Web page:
What is Surrealism? According to one of the Movement’s leaders Andre Breton it was a means of reuniting the conscious and the unconscious realms of experience so completely that the world of dream and fantasy would be joined to the everyday rational world. According to the new exhibition, ‘Objects of Desire: Surrealism and Design, 1924-Today,’ opened at the London Design Museum (Vitra Museum’s show), curated by Kathryn Johnson, Surrealism is still alive and in fact, never went away. While the early Surrealists were survivors of WWI and the pandemic, and their art was in part a reaction to those horrors, in today’s technological change, war, and pandemic, Surrealism’s spirit feels more alive than ever in contemporary design.
For the first time in a major UK exhibition, Surrealism’s relationship to the design world is told up to the present day. Artworks and objects from Man Ray, Salvador Dalí, Marcel Duchamp and Leonora Carrington are presented alongside pieces by Sarah Lucas, Björk, Tim Walker and Dior. The show comes to survey the Surrealism movement, and how it not only revolutionized art, but also design: from decorative arts and furniture to interiors, fashion, photography and film.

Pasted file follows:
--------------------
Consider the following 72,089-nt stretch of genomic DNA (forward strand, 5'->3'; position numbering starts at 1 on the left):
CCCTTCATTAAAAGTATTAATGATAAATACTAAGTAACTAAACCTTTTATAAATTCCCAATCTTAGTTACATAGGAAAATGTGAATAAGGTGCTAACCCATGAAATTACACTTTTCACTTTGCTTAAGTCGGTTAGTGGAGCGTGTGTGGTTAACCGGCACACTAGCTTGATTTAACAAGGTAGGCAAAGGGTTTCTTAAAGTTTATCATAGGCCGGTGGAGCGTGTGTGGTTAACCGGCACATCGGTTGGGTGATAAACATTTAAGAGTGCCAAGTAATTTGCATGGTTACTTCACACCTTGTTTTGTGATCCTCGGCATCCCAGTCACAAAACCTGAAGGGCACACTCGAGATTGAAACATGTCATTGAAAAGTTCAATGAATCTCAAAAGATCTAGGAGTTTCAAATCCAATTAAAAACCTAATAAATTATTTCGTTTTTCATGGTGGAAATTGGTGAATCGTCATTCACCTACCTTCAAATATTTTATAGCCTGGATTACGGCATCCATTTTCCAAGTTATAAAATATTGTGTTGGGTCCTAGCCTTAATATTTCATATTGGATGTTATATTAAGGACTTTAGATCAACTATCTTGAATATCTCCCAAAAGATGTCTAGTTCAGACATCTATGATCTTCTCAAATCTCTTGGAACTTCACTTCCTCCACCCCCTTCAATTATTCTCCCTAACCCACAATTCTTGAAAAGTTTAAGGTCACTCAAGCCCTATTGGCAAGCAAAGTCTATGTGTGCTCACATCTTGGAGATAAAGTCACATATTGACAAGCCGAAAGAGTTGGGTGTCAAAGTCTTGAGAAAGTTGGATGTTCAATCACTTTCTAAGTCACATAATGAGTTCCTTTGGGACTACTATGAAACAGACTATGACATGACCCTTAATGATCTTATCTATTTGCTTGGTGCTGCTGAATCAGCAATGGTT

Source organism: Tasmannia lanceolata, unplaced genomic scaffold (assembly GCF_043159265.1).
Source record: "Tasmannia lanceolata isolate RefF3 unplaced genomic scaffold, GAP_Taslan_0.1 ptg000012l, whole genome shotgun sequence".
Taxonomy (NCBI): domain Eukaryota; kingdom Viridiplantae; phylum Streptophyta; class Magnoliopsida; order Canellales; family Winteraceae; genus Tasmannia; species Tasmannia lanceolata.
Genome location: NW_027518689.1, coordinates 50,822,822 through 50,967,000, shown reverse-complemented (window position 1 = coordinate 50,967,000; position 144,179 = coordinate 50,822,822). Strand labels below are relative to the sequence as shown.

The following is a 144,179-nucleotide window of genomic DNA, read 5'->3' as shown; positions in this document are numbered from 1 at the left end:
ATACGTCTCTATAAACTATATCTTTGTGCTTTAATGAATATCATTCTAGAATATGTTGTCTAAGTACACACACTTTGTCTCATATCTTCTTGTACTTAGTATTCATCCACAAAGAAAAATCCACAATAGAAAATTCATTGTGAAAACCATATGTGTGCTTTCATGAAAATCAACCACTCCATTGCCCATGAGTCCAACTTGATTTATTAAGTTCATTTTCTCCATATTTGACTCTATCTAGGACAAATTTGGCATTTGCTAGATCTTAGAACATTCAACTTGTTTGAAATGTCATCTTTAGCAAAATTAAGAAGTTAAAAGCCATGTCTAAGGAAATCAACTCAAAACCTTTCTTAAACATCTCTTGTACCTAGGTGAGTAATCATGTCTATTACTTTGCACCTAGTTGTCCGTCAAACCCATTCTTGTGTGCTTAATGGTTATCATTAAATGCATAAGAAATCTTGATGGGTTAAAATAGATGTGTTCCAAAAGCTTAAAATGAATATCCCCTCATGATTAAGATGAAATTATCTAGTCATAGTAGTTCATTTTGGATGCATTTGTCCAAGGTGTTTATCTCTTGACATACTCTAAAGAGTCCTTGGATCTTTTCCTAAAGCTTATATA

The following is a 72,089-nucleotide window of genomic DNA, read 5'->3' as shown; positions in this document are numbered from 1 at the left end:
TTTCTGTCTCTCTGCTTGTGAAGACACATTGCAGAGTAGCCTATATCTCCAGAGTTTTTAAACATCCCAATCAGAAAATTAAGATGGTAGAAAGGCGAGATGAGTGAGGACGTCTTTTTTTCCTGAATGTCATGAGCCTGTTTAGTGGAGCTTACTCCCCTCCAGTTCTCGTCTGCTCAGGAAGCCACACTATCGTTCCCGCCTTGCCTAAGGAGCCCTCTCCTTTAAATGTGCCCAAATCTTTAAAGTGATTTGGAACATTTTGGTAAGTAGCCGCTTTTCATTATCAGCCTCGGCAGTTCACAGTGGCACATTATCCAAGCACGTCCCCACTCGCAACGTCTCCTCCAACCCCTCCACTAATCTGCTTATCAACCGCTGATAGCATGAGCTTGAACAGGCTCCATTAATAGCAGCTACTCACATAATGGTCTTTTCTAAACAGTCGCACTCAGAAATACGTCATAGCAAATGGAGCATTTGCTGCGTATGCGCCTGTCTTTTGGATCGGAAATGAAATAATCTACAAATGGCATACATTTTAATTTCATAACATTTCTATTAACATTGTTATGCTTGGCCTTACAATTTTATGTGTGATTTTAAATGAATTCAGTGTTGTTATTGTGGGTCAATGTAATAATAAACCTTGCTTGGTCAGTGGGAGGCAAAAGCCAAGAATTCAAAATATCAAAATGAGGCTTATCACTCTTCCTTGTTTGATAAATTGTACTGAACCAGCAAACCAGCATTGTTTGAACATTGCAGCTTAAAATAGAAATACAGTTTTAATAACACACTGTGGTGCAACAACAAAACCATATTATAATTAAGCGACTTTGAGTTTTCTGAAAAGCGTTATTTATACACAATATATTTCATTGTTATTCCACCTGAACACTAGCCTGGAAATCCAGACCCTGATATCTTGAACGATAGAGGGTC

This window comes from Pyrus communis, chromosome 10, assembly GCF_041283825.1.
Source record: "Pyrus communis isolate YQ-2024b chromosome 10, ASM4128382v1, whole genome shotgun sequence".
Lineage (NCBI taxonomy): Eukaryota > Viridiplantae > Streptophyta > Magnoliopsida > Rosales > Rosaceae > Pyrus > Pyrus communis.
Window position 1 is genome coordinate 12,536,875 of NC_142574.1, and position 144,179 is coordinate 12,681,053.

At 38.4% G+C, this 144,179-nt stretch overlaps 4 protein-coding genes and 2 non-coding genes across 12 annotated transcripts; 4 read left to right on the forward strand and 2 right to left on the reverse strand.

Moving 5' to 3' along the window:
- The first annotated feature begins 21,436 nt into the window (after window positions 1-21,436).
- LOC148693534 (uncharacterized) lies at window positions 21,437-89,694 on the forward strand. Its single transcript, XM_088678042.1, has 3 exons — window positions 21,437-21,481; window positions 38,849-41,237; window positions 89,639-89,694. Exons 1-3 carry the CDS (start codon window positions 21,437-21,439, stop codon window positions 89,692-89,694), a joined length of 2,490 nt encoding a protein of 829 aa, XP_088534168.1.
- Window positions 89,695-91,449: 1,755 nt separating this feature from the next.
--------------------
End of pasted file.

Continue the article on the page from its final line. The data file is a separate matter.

The exhibition will cover nearly 100 years, and close to 350 objects will be on display. Some of the world’s most famous Surrealist paintings and sculptures – such as Dalí’s Lobster Telephone and Man Ray’s The Gift (Le Cadeau) – will go on show alongside dozens of contemporary pieces of art and design. Nearly a third of the objects on show are from the past 50 years. Most of the objects on show are on loan from the Vitra Design Museum in Germany, with other pieces coming on loan from private collections and leading institutions including Tate and the Sainsbury Centre for Visual Arts. The exhibition will be opened until February 19th at the Design Museum.